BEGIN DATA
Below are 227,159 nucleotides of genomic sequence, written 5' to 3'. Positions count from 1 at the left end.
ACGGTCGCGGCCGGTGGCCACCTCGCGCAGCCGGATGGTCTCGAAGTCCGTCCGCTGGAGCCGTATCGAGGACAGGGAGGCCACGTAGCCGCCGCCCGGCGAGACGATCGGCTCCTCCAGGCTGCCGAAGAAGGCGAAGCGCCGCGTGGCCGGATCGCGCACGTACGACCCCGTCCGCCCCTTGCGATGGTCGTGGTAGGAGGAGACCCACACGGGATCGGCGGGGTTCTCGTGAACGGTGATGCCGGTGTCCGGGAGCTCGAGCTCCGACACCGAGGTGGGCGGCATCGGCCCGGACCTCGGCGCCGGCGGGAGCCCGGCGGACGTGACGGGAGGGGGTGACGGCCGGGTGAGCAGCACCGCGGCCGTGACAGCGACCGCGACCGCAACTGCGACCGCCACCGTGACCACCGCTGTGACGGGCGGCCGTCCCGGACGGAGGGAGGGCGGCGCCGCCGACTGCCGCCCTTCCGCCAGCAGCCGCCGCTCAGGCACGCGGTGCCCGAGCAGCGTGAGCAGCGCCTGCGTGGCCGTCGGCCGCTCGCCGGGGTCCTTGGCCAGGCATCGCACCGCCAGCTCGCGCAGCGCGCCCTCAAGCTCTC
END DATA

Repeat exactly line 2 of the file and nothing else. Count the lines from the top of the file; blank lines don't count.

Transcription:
ACGGTCGCGGCCGGTGGCCACCTCGCGCAGCCGGATGGTCTCGAAGTCCGTCCGCTGGAGCCGTATCGAGGACAGGGAGGCCACGTAGCCGCCGCCCGGCGAGACGATCGGCTCCTCCAGGCTGCCGAAGAAGGCGAAGCGCCGCGTGGCCGGATCGCGCACGTACGACCCCGTCCGCCCCTTGCGATGGTCGTGGTAGGAGGAGACCCACACGGGATCGGCGGGGTTCTCGTGAACGGTGATGCCGGTGTCCGGGAGCTCGAGCTCCGACACCGAGGTGGGCGGCATCGGCCCGGACCTCGGCGCCGGCGGGAGCCCGGCGGACGTGACGGGAGGGGGTGACGGCCGGGTGAGCAGCACCGCGGCCGTGACAGCGACCGCGACCGCAACTGCGACCGCCACCGTGACCACCGCTGTGACGGGCGGCCGTCCCGGACGGAGGGAGGGCGGCGCCGCCGACTGCCGCCCTTCCGCCAGCAGCCGCCGCTCAGGCACGCGGTGCCCGAGCAGCGTGAGCAGCGCCTGCGTGGCCGTCGGCCGCTCGCCGGGGTCCTTGGCCAGGCATCGCACCGCCAGCTCGCGCAGCGCGCCCTCAAGCTCTC